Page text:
Moritz Becker Park

This park, covering an area of 13 hectares on a high terrace by the sea, is locals’ and tourists’ favourite recreation spot. The man behind the park’s name, Moritz Becker, started the firm Stantien and Becker in 1858 in partnership with Wilhelm Stantien. Becker is credited with developing the quarry mining method. With this new technology the firm was able to net an annual income of 8 million Gold Mark. A successful industrial entrepreneur, Moritz Becker was no stranger to philanthropy. He spent his personal funds on developing and improving Palmnicken, investing in the construction of a local railway offshoot, water tower, and a new church. On 21 May 1881 he had ground broken for a park to replace the old garden on his estate. He had red-leaved beeches, lindens, oaks, sycamores, white poplars, chestnuts, elms and ash trees planted there. Becker’s son brought back some exotic plants from his travels in Japan and the Americas: katsura trees, silver spruces, Weymouth pines, and the unique North American tulip tree which is now the park’s symbol. The park’s other landmark is a European beech which is over 300 years old.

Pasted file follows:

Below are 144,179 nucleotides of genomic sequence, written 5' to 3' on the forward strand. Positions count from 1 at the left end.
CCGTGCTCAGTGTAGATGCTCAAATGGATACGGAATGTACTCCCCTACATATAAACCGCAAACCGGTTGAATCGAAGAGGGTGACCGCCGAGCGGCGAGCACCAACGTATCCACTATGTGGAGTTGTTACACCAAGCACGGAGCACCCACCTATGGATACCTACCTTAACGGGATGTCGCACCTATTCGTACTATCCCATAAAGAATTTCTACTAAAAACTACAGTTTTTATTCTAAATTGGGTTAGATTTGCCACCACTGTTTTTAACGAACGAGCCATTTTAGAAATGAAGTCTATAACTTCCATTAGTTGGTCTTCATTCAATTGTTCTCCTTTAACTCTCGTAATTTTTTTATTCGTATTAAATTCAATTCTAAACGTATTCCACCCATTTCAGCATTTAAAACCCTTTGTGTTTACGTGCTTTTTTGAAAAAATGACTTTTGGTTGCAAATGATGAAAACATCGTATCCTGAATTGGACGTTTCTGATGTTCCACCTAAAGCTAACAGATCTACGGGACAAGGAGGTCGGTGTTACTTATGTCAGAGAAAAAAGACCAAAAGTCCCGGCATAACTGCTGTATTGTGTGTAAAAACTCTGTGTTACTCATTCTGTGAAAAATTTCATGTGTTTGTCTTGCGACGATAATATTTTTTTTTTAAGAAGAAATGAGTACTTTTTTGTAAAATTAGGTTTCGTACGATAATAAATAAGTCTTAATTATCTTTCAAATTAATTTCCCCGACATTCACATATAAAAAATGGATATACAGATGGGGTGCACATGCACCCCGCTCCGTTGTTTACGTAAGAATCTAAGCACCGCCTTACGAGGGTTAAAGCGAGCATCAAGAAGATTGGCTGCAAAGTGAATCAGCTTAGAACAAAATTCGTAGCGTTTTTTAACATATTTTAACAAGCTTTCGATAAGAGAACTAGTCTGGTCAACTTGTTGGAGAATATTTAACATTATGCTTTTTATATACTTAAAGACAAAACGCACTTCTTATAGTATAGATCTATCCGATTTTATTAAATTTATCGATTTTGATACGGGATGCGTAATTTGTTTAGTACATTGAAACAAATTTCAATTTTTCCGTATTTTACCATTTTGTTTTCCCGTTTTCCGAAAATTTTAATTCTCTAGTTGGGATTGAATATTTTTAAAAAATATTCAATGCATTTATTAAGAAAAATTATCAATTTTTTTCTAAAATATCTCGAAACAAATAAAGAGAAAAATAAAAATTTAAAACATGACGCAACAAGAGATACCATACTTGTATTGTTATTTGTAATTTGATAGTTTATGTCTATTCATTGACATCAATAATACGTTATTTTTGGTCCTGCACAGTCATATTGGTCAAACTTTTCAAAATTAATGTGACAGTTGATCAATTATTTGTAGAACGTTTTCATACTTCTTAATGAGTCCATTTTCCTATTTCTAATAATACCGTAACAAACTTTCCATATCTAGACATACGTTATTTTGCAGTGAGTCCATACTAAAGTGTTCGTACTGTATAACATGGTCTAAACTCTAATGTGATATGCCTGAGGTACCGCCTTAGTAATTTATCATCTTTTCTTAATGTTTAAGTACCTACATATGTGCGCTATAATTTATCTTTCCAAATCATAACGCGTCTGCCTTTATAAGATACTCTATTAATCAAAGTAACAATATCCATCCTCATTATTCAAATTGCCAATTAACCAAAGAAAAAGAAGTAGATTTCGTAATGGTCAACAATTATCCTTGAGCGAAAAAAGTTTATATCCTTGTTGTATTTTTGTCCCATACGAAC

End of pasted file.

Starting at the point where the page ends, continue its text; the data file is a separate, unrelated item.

Moritz Becker Park was granted a local cultural heritage status in 2007. Work is currently in progress to re-plant some the trees and shrubs lost over the years.